What the non-resident SDLT surcharge means

How will non-resident status be determined for the purposes of the stamp duty land tax surcharge coming into effect on 1 April?


  • Jonathan Clements

15 March 2021

As we approach the end of the stamp duty land tax (SDLT) holiday on residential property purchases in England and Northern Ireland – which was initially intended to end on 31 March but has been extended to 30 June in this month's budget – we also approach the 1 April 2021 start of the non-resident SDLT surcharge.

Since it was announced at the Conservative Party conference in September 2018, the proposed surcharge rate has varied between 1% and 3%, before finally being fixed at 2%. This additional 2% SDLT will apply to purchases of residential property in England and Northern Ireland from 1 April by non-resident individuals and non-natural persons, such as companies, trusts and partnerships. No equivalent charge has been proposed in Scotland or Wales.

A new residence test has been introduced for the purpose of the charge, which will apply in addition to the existing residential SDLT rates of up to 15%, so that the top rate for non-residents could be as much as 17%.

This will apply to residential properties such as apartments or houses, excluding student accommodation. The surcharge was only expected to apply to transactions comprising solely residential property, and not to mixed-use land transactions comprising both residential and non-residential property. However, late changes were made so that the surcharge can apply to mixed residential and non-residential transactions where multiple dwellings relief (MDR) is claimed in respect of the residential element.

Where six or more dwellings are acquired, the purchaser, therefore, will need to choose between treating the acquisition as non-residential and so applying the 5% SDLT rate, or claiming MDR but with addition of the 2% non-resident surcharge.

Which purchasers are affected?

A residential land transaction will be a non-resident transaction and thus subject to the surcharge where all of the following apply:
  • one or more of the purchasers is non-resident
  • the property or land being acquired is a major interest in one or more dwellings
  • the major interest is not a lease with 7 years or less to run, and
  • the chargeable consideration for the transaction is £40,000 or more.
It is worth noting that, where there are a number of joint purchasers, the surcharge will apply if only one of them is non-UK resident. An exception is where the joint purchasers are a married couple or civil partners one of whom is UK resident and the other is not. In this case, the purchase is to be treated as an acquisition by a UK resident purchaser.

However, if a partnership acquires land and any one partner is non-resident, then regardless of their partnership share the entire acquisition would be subject to the additional 2% SDLT.

New test of residence

For individuals, the basic rule to ensure UK residence and so avoid the surcharge is to be present in the country for at least 183 days during the period beginning 364 days before the date of transaction and ending 365 days afterwards.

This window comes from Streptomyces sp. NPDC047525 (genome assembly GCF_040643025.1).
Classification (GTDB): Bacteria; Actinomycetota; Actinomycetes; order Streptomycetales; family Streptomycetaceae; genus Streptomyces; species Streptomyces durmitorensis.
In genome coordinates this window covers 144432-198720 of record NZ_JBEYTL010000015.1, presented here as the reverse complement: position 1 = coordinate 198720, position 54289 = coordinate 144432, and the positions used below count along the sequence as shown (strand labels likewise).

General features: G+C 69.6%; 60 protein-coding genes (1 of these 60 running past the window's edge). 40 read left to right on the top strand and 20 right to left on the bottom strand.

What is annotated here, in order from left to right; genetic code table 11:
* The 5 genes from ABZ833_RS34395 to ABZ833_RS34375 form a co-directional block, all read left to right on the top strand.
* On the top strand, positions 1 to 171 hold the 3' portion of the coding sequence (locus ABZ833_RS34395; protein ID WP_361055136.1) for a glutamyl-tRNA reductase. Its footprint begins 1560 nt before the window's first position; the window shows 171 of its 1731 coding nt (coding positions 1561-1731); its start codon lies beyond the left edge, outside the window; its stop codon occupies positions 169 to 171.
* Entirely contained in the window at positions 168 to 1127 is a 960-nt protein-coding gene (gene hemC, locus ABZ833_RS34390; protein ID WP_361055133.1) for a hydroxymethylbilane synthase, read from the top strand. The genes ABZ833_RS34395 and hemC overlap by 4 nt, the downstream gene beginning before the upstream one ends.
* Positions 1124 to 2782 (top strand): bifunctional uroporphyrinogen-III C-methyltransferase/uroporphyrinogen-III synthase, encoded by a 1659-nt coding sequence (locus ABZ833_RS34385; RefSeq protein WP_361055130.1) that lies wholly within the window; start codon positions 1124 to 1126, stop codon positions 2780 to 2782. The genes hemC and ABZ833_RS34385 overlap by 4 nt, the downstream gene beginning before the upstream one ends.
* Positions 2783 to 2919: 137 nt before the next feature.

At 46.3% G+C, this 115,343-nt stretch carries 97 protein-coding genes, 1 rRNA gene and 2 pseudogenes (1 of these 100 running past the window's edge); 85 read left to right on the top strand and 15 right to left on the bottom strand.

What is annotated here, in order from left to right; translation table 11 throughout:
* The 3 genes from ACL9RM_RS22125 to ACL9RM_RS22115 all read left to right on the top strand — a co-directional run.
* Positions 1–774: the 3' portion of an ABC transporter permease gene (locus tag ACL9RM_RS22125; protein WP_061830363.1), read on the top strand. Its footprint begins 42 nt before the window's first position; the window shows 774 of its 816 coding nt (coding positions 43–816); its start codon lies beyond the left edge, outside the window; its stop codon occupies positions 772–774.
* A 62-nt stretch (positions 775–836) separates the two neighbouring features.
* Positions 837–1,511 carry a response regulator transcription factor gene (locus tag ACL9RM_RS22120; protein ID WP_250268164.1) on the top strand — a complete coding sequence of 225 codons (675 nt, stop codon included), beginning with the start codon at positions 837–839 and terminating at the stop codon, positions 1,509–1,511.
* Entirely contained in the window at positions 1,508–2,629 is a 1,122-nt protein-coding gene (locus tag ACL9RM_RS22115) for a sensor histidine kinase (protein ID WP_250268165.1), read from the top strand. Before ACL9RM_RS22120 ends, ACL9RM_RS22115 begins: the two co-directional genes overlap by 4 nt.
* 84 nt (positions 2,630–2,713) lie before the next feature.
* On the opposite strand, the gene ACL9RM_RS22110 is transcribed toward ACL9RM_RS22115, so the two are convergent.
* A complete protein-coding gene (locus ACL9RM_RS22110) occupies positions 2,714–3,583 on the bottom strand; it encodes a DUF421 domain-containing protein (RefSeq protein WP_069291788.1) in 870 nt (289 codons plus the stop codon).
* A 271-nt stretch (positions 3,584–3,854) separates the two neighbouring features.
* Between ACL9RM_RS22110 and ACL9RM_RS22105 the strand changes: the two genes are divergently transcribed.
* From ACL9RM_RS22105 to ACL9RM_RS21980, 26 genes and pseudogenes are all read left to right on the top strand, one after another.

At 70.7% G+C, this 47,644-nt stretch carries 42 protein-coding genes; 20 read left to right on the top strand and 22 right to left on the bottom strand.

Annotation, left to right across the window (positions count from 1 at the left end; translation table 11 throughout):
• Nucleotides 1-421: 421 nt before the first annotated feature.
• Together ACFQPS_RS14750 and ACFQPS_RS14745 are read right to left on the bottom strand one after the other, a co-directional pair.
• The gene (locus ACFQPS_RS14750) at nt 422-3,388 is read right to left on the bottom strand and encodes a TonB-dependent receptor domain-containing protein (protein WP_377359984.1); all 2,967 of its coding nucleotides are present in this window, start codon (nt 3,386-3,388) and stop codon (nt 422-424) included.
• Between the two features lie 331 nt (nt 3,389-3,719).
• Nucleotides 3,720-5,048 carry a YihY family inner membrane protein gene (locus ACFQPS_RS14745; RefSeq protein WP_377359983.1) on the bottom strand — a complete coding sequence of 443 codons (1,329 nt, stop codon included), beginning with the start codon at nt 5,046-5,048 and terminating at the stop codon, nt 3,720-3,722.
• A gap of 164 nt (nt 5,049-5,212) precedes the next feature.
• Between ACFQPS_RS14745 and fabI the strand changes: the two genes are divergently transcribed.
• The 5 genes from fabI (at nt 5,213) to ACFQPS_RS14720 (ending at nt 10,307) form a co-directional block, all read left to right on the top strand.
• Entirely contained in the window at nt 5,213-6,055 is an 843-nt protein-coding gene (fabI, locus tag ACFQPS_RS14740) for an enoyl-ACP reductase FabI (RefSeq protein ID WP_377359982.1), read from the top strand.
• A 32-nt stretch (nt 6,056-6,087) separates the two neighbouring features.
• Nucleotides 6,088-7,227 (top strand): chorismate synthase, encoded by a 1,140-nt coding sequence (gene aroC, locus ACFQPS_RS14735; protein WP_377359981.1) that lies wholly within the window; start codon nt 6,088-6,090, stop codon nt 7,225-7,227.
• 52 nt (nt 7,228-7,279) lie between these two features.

However, there are certain special cases where it is an individual purchaser's residence in the 12 months before the transaction that determines their residence status, including where the purchasers also involve a partnership, a company, or a unit trust. As this is a new concept of residence, previous analysis based on the usual UK income and gains tax residence rules cannot be relied on.

Company residence is broadly determined according to existing direct tax rules, but with some exceptions. A company will be non-UK resident if either:
  • it is not UK resident for the purposes of UK corporation tax, with such residency broadly meaning that it would be UK-incorporated or centrally managed and controlled in the UK and is not resident outside of the UK as a result of double tax treaty, or
  • it is a UK tax resident close company, other than an open-ended investment company or a UK real-estate investment trust, that is controlled by non-residents or by UK residents treated as non-resident under these rules.
A company does not include a partnership or, for this purpose, a unit trust. Consequently it is the residence position of the partners and the trustees of the unit trust schemes that will be relevant for these entities.

Complexity requires care

The rules are therefore complex, and can result in some unexpected outcomes. For example, an acquisition by a UK company that is owned in equal shares by a mixture of, say, six unrelated individuals, five from the UK and one not, should not attract the surcharge. A direct acquisition by the same six individuals in the same shares would be subject to the surcharge, however.

Careful consideration of the rules will be needed, and ideally this should be done before the transaction has completed. The filing deadline for the SDLT return and payment was recently reduced to 14 days from the date of completion for most residential purchases, and so there is little time to work through the rules after completion.

Related Articles


go to article How does RICS regulate and support valuer judgement?


go to article Exercising professional judgement in valuation practice


go to article Due diligence urged to underpin reliable valuation